Iraqi military prepares largest offensive
May recorded 140 car bombings, the highest number ever
BAGHDAD, Iraq (CNN) -- A joint Iraqi-U.S. offensive against rebels in greater Baghdad is being readied after insurgents killed at least 19 people and wounded 44 in attacks around the country, officials said.
The coming offensive, Operation Lightning, will be the largest undertaking to date for the new Iraqi military.
It will involve some 40,000 troops and police -- backed by about 10,000 Americans -- who are deploying around the capital in an attempt to halt attacks that have left hundreds dead in the past month.
Iraqi forces erected road checkpoints throughout Baghdad on Sunday. The operation also will employ cordons and raids against suspected insurgents, officials said.
In Washington, Gen. Richard Myers, chairman of the Joint Chiefs of Staff, said it will help show how far the Iraqi military has come, and how far it has to go.
"What we want to have happen in Iraq is to have Iraqi security forces take charge of their own security. And every day, they're more and more able to do that," he said on "Fox News Sunday."
"We've got about 100 Iraqi force battalions that are equipped and trained," Myers said.
"About 25 percent of them can do independent operations or operations with little help from coalition forces, but every week that number changes and goes up."
According to a senior U.S. military intelligence official in Baghdad, more than 140 car bombings occurred in May, beating the old record of 135 in April. He also said the nearly 60 suicide bombings in May were down from 69 in April.
The official, who spoke at a press briefing on condition of anonymity, insisted the insurgency is not growing stronger, and Myers said on another talk show Sunday that it is failing.
"They attacked Iraqi security forces, trying to keep people from signing up to defend their country. ... We have more recruits than we can actually, than the Iraqis can handle," Myers said on CBS's "Face the Nation."
Three people were killed Sunday and 12 were wounded after insurgents driving two cars opened fire on an Iraqi police patrol in the al-Amiriya neighborhood of western Baghdad, police said.
The police called for support and when it arrived, the insurgents began attacking with mortar rounds. As the fighting raged, a car bomb exploded. The firefight continued for hours.
In eastern Baghdad near the Iraqi Oil Ministry compound, a suicide car bomb killed two people and wounded six others, police said.
In the al-Madyen region, 20 miles southeast of Baghdad, a suicide car bomber targeted a convoy of Iraqi Interior Ministry commandos Sunday, killing two people, including a commando and a civilian, Iraqi police said.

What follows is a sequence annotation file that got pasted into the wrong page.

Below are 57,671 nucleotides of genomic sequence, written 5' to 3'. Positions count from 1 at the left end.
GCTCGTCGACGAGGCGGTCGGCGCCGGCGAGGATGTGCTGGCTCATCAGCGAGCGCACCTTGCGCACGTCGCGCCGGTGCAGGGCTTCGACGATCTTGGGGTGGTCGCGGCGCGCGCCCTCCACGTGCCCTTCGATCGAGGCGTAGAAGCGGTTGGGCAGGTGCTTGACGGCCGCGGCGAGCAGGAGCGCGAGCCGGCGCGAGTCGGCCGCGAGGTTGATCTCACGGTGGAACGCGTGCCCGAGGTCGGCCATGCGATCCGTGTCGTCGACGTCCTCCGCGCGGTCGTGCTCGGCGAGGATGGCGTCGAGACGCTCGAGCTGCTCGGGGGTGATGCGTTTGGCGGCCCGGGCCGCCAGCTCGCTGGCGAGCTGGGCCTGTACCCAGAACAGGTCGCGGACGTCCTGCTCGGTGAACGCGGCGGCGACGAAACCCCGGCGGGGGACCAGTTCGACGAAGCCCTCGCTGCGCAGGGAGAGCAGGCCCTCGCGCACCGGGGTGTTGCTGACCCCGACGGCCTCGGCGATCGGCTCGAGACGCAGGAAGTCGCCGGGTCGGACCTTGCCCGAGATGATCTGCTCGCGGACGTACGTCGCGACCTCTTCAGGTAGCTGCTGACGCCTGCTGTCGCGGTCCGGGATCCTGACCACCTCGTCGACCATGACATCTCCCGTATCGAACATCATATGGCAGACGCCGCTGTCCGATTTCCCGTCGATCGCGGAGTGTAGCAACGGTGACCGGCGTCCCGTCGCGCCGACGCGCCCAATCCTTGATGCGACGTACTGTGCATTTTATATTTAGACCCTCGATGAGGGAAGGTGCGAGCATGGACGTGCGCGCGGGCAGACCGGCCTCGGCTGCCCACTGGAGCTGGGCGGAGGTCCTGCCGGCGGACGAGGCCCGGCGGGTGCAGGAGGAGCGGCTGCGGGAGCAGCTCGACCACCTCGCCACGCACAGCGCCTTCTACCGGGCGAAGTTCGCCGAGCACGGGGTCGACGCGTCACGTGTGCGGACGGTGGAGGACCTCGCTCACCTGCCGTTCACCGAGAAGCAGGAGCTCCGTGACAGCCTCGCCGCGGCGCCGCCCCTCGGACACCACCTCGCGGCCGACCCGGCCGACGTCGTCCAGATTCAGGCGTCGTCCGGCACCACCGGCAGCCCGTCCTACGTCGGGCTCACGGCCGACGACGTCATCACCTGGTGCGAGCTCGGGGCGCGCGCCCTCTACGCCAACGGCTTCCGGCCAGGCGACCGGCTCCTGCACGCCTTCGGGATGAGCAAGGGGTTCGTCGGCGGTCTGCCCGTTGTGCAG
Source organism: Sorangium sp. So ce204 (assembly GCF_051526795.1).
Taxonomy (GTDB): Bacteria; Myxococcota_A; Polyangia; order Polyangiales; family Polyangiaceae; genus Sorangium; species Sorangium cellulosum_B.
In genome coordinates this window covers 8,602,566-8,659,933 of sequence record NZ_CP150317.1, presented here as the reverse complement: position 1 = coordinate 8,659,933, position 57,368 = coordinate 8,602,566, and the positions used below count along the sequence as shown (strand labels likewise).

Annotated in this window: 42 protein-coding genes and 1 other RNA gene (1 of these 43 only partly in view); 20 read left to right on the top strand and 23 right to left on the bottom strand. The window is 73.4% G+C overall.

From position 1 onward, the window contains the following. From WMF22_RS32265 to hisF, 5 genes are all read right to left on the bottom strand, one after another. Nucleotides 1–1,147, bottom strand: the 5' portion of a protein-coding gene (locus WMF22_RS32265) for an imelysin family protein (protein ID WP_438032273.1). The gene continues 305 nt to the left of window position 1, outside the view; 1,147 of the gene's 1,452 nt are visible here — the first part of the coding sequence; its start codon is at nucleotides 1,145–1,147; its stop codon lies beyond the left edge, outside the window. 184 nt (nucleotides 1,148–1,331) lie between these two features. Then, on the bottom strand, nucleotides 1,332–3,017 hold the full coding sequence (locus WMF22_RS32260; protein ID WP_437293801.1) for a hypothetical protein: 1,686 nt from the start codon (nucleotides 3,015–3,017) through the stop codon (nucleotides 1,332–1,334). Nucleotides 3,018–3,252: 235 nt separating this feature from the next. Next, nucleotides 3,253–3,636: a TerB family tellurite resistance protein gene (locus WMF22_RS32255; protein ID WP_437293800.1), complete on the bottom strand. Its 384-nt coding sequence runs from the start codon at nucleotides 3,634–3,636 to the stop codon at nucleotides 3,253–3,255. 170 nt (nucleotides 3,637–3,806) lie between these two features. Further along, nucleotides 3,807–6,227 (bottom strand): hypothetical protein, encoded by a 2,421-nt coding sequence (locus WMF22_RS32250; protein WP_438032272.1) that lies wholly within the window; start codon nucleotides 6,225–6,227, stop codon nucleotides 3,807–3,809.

The attack -- near al-Wardiya village -- wounded eight people, including four commandos and four civilians, police said.
Elsewhere in Baghdad Sunday morning, the bodies of an Iraqi police officer and a translator were found shot to death on a street in the al-Dora district, Baghdad police said.
In the northern Iraq town of Tuz, a car bomb parked near an Iraqi school killed two Iraqi civilians and wounded 16 others Sunday morning, an Iraqi military official said.
A conflicting military statement said one Iraqi -- not two -- was killed. Tuz is about 45 miles south of Kirkuk.
In the northern city of Mosul, a bomb killed eight Iraqi civilians Sunday morning, including children, the U.S. military said. Another two people were wounded in a second attack in Mosul, according to the military.
A roadside bomb hit a British military convoy Sunday morning in southern Iraq, killing one British soldier and damaging one vehicle, according to the British Ministry of Defense and Iraqi police. (Full story)
Other developmentsPublished letters reportedly written in jail by former Iraqi Deputy Prime Minister Tariq Aziz plead for international intervention and say he has been unjustly accused and denied access to personal mail. (Full story)Myers said Sunday that military officials "tend to believe" that wanted terrorist Abu Musab al-Zarqawi has been wounded. (Full story)A U.S. soldier died last week from wounds sustained three weeks earlier, the U.S. military said Sunday in a statement. Sgt. First Class Randy Collins with the 11th Armored Cavalry Regiment, was wounded May 4 by a mortar attack near Mosul, according to the statement.A U.S. Marine died Saturday when the vehicle in which he was riding was struck by a roadside bomb in western Iraq, the U.S. military said. The death brought the number of U.S. troops killed in the Iraq war to 1,656, according to U.S. military reports. The Marine was assigned to 2nd Force Service Support Group (Forward), 2nd Marine Expeditionary Force (Forward), the military said.
CNN's Ryan Chilcote, Arwa Damon, Kianne Sadeq and Mohammad Tawfeeq in Baghdad contributed to this report.